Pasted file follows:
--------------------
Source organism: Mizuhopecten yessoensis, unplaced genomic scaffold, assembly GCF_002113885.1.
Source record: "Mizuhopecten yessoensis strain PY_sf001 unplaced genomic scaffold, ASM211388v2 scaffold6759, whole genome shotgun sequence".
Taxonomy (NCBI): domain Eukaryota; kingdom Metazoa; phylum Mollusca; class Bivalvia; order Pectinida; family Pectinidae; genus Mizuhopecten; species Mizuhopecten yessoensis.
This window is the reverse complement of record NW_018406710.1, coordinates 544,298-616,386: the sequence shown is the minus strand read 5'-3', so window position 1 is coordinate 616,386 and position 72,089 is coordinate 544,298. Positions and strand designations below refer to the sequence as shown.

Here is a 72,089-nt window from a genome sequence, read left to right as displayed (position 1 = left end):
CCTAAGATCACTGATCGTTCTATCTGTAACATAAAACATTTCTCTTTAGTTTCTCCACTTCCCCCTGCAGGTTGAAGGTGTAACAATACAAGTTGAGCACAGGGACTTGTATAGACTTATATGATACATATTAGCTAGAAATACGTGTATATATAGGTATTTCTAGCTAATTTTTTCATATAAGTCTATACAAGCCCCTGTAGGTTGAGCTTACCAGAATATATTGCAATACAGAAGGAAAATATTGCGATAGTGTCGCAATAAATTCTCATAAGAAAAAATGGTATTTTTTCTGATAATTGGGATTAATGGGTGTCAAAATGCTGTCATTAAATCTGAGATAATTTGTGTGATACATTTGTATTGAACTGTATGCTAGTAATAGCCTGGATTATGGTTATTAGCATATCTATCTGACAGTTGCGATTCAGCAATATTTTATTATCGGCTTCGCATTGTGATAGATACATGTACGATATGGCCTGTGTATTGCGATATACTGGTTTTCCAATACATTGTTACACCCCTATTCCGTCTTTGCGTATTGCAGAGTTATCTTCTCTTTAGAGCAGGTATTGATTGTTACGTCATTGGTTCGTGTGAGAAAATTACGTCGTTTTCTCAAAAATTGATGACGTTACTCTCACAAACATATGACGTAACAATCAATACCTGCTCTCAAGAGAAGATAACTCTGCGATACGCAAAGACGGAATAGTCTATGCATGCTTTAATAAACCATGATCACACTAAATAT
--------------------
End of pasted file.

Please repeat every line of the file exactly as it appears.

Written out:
Source organism: Mizuhopecten yessoensis, unplaced genomic scaffold, assembly GCF_002113885.1.
Source record: "Mizuhopecten yessoensis strain PY_sf001 unplaced genomic scaffold, ASM211388v2 scaffold6759, whole genome shotgun sequence".
Taxonomy (NCBI): domain Eukaryota; kingdom Metazoa; phylum Mollusca; class Bivalvia; order Pectinida; family Pectinidae; genus Mizuhopecten; species Mizuhopecten yessoensis.
This window is the reverse complement of record NW_018406710.1, coordinates 544,298-616,386: the sequence shown is the minus strand read 5'-3', so window position 1 is coordinate 616,386 and position 72,089 is coordinate 544,298. Positions and strand designations below refer to the sequence as shown.

Here is a 72,089-nt window from a genome sequence, read left to right as displayed (position 1 = left end):
CCTAAGATCACTGATCGTTCTATCTGTAACATAAAACATTTCTCTTTAGTTTCTCCACTTCCCCCTGCAGGTTGAAGGTGTAACAATACAAGTTGAGCACAGGGACTTGTATAGACTTATATGATACATATTAGCTAGAAATACGTGTATATATAGGTATTTCTAGCTAATTTTTTCATATAAGTCTATACAAGCCCCTGTAGGTTGAGCTTACCAGAATATATTGCAATACAGAAGGAAAATATTGCGATAGTGTCGCAATAAATTCTCATAAGAAAAAATGGTATTTTTTCTGATAATTGGGATTAATGGGTGTCAAAATGCTGTCATTAAATCTGAGATAATTTGTGTGATACATTTGTATTGAACTGTATGCTAGTAATAGCCTGGATTATGGTTATTAGCATATCTATCTGACAGTTGCGATTCAGCAATATTTTATTATCGGCTTCGCATTGTGATAGATACATGTACGATATGGCCTGTGTATTGCGATATACTGGTTTTCCAATACATTGTTACACCCCTATTCCGTCTTTGCGTATTGCAGAGTTATCTTCTCTTTAGAGCAGGTATTGATTGTTACGTCATTGGTTCGTGTGAGAAAATTACGTCGTTTTCTCAAAAATTGATGACGTTACTCTCACAAACATATGACGTAACAATCAATACCTGCTCTCAAGAGAAGATAACTCTGCGATACGCAAAGACGGAATAGTCTATGCATGCTTTAATAAACCATGATCACACTAAATAT